3 51 Standardization of a Sodium Hydroxide Solution Once you have found the end point of your titration (and therefore approximated the equivalence point), you are then able to determine the concentration of the solution whose concentration was unknown. The stoichiometry of the reaction must be known. For example, consider the following generic acid-base reactions: HA + NaOH > NaA + H 2 O (1) H 2 A + 2 NaOH > Na 2 A + 2 H 2 O (2) In reaction (1), one mole of acid HA reacts with one mole of base (NaOH). Therefore, an equation may be written: moles of NaOH moles of acid Which allows calculation of the molarity of the sodium hydroxide solution: M NaOH moles of NaOH volume of NaOH (in L) In reaction (2), one mole of acid H 2 A reacts with two moles of base (NaOH). Therefore, the equation would be written 2 moles of NaOH moles of NaOH moles of acid! 1mole of acid Again, this would allow calculation of the molarity of the sodium hydroxide solution: M NaOH moles of NaOH volume of NaOH (in L) KHP reacts with NaOH with a 1 : 1 stoichiometry as in reaction (1) above.

4 Standardization of a Sodium Hydroxide Solution 52 Experimental Procedure This is an individual lab. In preparation for this procedure, read Appendix B for directions on the proper use of a balance and how to weigh by difference, and Appendix C for directions on the proper use of a buret in a titration. SAFETY NOTE: Sodium hydroxide is a strong base and can cause burns if it is left on the skin for too long. If your hands feel slippery or soapy at any point during the lab, wash them well to remove the sodium hydroxide. Weigh out, on a top-loading balance, the quantity of NaOH pellets required to prepare one litre of approximately 0.1 M NaOH solution. Immediately after weighing, dissolve the pellets in about 450 ml of distilled water in a 600 ml beaker. This is an exothermic process, so the water will heat up quite a bit. This will help the pellets dissolved, but you should cool the beaker if it gets too hot to touch. Pour the solution into a clean brown bottle and fill to the neck with distilled water. Cap the bottle and shake well. Label the bottle with the solution name, your name, lab section number, and the semester. Save this solution. Keep your NaOH solution capped as much as possible; otherwise, CO2 in the air will react with the NaOH solution and change its concentration. Weighing by difference using an analytical balance, accurately measure out three samples of KHP in the range of g into separate Erlenmeyer flasks. To each portion of KHP, add approximately 50 ml of steaming distilled water, swirl until the solid has dissolved, and cool to room temperature. Add 2 4 drops of 0.1% phenolphthalein indicator solution to each flask. Titrate the KHP acid sample in one of the flasks with the prepared NaOH solution until a stable faint pink end point is reached. The end point should last for at least 15 seconds (absorption of CO 2 from the air will cause the colour to eventually fade). Proceed to titrate the two remaining flasks. It is a good idea to titrate the smallest mass of KHP first. Calculate the molarity of your NaOH solution for each trial run, then calculate the average molarity of the solution. You may use this value for further calculations in the next experiment, if you feel all runs were done well.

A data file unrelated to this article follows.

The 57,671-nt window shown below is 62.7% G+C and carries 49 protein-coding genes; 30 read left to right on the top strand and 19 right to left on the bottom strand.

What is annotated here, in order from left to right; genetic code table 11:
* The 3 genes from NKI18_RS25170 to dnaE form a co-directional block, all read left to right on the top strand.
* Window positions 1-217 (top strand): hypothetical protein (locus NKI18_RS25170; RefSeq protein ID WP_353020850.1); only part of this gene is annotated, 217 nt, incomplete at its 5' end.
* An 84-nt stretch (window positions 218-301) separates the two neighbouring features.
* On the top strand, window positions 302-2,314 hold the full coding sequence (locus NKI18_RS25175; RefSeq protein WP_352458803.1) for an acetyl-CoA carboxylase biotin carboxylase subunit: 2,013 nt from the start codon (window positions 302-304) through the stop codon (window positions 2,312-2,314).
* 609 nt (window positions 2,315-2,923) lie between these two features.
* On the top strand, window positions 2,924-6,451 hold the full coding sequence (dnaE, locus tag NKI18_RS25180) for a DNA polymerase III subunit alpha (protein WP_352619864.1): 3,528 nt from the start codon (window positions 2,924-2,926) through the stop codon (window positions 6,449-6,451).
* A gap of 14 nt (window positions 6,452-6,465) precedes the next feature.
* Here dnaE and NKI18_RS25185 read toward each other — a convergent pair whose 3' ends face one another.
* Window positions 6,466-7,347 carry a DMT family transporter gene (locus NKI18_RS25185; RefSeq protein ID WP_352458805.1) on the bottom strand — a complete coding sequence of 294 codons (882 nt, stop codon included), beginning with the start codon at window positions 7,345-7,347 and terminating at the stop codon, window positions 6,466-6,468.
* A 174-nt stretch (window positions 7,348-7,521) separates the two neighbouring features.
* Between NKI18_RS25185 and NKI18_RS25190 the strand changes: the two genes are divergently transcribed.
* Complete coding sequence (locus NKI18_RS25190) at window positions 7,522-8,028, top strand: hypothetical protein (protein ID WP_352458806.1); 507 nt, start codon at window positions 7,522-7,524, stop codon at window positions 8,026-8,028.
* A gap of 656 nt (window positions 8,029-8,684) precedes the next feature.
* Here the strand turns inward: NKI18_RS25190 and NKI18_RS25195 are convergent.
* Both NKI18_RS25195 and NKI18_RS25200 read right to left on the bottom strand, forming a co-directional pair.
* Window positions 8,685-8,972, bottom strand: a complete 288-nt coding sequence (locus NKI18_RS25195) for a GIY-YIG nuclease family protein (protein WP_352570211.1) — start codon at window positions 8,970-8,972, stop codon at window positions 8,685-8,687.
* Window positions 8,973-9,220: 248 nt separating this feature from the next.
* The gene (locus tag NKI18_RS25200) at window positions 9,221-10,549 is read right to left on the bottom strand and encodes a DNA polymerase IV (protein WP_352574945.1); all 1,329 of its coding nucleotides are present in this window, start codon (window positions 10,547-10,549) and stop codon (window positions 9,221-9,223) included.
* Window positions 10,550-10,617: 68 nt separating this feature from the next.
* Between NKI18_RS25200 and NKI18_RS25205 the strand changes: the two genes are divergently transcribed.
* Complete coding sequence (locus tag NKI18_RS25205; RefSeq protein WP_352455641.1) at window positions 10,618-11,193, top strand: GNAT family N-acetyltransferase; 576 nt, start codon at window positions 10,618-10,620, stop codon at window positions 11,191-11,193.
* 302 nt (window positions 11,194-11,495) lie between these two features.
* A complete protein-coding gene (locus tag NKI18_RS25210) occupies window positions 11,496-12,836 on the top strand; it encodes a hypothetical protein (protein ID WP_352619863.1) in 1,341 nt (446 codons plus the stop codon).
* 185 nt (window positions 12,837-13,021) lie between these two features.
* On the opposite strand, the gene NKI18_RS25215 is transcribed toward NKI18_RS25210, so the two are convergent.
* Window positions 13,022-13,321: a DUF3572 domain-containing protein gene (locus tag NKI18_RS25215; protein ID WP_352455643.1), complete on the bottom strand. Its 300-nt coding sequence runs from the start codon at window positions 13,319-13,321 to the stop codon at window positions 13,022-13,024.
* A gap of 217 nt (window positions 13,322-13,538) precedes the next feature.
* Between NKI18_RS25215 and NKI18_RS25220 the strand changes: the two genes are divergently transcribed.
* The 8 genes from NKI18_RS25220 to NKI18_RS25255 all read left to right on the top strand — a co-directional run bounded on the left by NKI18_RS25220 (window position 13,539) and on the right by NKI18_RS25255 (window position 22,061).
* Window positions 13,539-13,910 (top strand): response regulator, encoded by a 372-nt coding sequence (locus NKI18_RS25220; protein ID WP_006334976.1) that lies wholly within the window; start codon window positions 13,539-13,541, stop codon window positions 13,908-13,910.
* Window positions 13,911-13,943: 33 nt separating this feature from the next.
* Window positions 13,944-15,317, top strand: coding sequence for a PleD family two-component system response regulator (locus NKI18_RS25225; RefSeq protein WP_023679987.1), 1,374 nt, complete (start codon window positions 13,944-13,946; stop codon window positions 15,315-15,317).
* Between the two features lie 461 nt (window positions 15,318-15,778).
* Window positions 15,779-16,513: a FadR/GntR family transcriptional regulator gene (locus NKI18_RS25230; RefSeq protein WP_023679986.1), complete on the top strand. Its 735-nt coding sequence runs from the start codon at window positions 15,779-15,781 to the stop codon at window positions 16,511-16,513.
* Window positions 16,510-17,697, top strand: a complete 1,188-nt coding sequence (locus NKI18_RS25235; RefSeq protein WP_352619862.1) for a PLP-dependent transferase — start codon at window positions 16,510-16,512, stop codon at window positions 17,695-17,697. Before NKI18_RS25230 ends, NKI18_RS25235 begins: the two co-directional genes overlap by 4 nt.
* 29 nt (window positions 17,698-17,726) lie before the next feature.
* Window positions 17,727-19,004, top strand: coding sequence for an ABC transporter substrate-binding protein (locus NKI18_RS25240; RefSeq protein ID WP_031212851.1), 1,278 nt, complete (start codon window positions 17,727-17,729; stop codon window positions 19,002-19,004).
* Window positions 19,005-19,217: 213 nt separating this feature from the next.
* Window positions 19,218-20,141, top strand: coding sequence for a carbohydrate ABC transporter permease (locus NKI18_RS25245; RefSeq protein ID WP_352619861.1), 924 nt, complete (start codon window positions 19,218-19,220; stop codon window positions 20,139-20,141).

5 53 Standardization of a Sodium Hydroxide Solution Standardization of a Sodium Hydroxide Solution DATA SHEET: Individual Report Name: Lab Section: Standardization of a NaOH Solution Trial 1 Trial 2 Trial 3 Trial 4 Mass KHP + paper Mass paper Mass KHP Final volume reading (Vf) Initial volume reading (Vi) Volume ~0.1 M NaOH used Observations Instructor's signature: Results: Trial # 1: Trial # 2: Trial # 3: Trial # 4: ( If needed ) Average molarity of NaOH:

6 Standardization of a Sodium Hydroxide Solution 54 Standardization of a NaOH Solution: Pre-lab Questions 1. Give the formula to define the term molarity (M). Include units. 2. Define the term standardization of a solution. How is this accomplished? 3. Write the true chemical formula for potassium hydrogen phthalate (KHP). 4. Calculate the molar mass of potassium hydrogen phthalate (KHP). 5. List four requirements an acid must meet before it can be referred to as a primary standard acid. 6. What is the purpose for the addition of an indicator solution to the NaOH-KHP reaction? 7. In this experimental procedure, which indicator solution will be used? 8. Balance the following neutralization reaction: H 2 SO 4 + NaOH > Na 2 SO 4 + H 2 O 9. How many moles of NaOH are required to exactly neutralize moles of KHC 8 H 4 O 4? 10. Write the net ionic equation for a strong acid-strong base neutralization reaction. 11. Calculate the molarity of a NaOH solution when ml of the NaOH was required to neutralize a solution containing g of KHP. 12. What colour is each form of phenolphthalein? 13. Why must a solution of NaOH be standardized? 14. Define the terms equivalence point and end point. 15. Define the term titration. 16. What is the expected colour change at the endpoint in the NaOH-KHP reaction?